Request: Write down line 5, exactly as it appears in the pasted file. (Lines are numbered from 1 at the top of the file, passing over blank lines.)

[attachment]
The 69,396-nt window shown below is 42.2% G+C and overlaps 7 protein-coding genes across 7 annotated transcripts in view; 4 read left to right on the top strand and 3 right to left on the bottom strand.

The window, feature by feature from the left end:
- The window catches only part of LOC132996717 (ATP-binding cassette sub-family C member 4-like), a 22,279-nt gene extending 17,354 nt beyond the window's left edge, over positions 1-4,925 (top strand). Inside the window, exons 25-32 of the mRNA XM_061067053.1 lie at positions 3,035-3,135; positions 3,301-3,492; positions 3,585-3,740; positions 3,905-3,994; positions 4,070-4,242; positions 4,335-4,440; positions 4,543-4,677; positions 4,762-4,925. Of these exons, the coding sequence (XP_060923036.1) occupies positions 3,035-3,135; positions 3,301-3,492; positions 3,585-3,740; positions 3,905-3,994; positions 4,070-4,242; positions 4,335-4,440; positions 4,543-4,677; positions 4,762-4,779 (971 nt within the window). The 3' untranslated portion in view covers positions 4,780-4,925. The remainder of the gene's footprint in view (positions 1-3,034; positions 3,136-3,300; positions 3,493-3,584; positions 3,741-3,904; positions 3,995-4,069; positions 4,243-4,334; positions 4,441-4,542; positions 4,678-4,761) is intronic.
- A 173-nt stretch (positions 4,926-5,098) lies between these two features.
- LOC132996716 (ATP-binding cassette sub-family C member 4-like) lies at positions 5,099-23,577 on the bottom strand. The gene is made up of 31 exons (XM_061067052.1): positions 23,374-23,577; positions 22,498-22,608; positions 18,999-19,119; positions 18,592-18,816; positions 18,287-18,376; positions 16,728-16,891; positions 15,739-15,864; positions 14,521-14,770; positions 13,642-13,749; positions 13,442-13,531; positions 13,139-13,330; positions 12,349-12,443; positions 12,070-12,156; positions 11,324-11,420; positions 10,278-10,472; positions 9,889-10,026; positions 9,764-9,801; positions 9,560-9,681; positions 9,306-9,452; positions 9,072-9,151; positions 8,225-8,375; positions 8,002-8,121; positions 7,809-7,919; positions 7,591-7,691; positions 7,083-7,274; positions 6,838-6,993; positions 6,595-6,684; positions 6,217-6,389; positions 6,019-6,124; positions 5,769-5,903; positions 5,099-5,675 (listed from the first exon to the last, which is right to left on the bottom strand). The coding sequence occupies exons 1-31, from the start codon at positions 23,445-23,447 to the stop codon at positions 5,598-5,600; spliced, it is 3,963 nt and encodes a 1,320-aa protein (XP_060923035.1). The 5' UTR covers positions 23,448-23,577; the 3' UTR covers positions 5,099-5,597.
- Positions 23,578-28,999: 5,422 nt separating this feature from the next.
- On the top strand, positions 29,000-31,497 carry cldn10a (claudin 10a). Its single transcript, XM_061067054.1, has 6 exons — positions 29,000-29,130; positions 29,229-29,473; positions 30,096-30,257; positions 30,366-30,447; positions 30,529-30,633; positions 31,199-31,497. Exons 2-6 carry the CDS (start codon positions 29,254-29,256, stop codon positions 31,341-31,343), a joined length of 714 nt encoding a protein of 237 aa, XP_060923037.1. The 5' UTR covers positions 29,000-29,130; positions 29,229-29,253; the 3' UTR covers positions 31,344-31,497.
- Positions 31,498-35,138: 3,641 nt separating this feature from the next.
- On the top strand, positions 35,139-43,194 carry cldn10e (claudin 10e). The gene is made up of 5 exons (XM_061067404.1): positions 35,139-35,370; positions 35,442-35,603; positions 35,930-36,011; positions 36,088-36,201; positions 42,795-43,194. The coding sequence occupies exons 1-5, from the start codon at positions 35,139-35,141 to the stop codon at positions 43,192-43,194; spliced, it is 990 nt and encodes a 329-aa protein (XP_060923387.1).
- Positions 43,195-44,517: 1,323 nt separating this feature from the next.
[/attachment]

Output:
- LOC132996716 (ATP-binding cassette sub-family C member 4-like) lies at positions 5,099-23,577 on the bottom strand. The gene is made up of 31 exons (XM_061067052.1): positions 23,374-23,577; positions 22,498-22,608; positions 18,999-19,119; positions 18,592-18,816; positions 18,287-18,376; positions 16,728-16,891; positions 15,739-15,864; positions 14,521-14,770; positions 13,642-13,749; positions 13,442-13,531; positions 13,139-13,330; positions 12,349-12,443; positions 12,070-12,156; positions 11,324-11,420; positions 10,278-10,472; positions 9,889-10,026; positions 9,764-9,801; positions 9,560-9,681; positions 9,306-9,452; positions 9,072-9,151; positions 8,225-8,375; positions 8,002-8,121; positions 7,809-7,919; positions 7,591-7,691; positions 7,083-7,274; positions 6,838-6,993; positions 6,595-6,684; positions 6,217-6,389; positions 6,019-6,124; positions 5,769-5,903; positions 5,099-5,675 (listed from the first exon to the last, which is right to left on the bottom strand). The coding sequence occupies exons 1-31, from the start codon at positions 23,445-23,447 to the stop codon at positions 5,598-5,600; spliced, it is 3,963 nt and encodes a 1,320-aa protein (XP_060923035.1). The 5' UTR covers positions 23,448-23,577; the 3' UTR covers positions 5,099-5,597.